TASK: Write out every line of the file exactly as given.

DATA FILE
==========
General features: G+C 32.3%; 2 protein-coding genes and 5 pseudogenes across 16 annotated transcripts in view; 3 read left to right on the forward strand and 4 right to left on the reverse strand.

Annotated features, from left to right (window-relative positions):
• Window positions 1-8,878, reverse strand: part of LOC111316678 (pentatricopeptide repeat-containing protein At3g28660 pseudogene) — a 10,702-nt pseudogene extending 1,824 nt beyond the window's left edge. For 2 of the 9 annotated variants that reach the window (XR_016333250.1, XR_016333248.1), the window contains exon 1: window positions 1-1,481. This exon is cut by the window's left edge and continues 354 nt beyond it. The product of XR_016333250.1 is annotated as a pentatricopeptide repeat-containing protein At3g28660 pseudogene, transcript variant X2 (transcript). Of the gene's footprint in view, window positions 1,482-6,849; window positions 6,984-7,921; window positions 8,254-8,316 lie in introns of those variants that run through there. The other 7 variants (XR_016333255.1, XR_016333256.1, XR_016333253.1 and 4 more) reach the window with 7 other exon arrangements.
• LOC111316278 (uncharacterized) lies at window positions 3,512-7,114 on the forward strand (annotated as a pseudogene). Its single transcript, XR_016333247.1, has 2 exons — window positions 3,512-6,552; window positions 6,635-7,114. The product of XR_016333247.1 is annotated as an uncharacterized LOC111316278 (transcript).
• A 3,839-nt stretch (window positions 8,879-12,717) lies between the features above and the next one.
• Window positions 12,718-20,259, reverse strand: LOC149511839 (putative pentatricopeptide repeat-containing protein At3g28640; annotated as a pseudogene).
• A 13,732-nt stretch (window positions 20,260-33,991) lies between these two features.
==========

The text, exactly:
General features: G+C 32.3%; 2 protein-coding genes and 5 pseudogenes across 16 annotated transcripts in view; 3 read left to right on the forward strand and 4 right to left on the reverse strand.

Annotated features, from left to right (window-relative positions):
• Window positions 1-8,878, reverse strand: part of LOC111316678 (pentatricopeptide repeat-containing protein At3g28660 pseudogene) — a 10,702-nt pseudogene extending 1,824 nt beyond the window's left edge. For 2 of the 9 annotated variants that reach the window (XR_016333250.1, XR_016333248.1), the window contains exon 1: window positions 1-1,481. This exon is cut by the window's left edge and continues 354 nt beyond it. The product of XR_016333250.1 is annotated as a pentatricopeptide repeat-containing protein At3g28660 pseudogene, transcript variant X2 (transcript). Of the gene's footprint in view, window positions 1,482-6,849; window positions 6,984-7,921; window positions 8,254-8,316 lie in introns of those variants that run through there. The other 7 variants (XR_016333255.1, XR_016333256.1, XR_016333253.1 and 4 more) reach the window with 7 other exon arrangements.
• LOC111316278 (uncharacterized) lies at window positions 3,512-7,114 on the forward strand (annotated as a pseudogene). Its single transcript, XR_016333247.1, has 2 exons — window positions 3,512-6,552; window positions 6,635-7,114. The product of XR_016333247.1 is annotated as an uncharacterized LOC111316278 (transcript).
• A 3,839-nt stretch (window positions 8,879-12,717) lies between the features above and the next one.
• Window positions 12,718-20,259, reverse strand: LOC149511839 (putative pentatricopeptide repeat-containing protein At3g28640; annotated as a pseudogene).
• A 13,732-nt stretch (window positions 20,260-33,991) lies between these two features.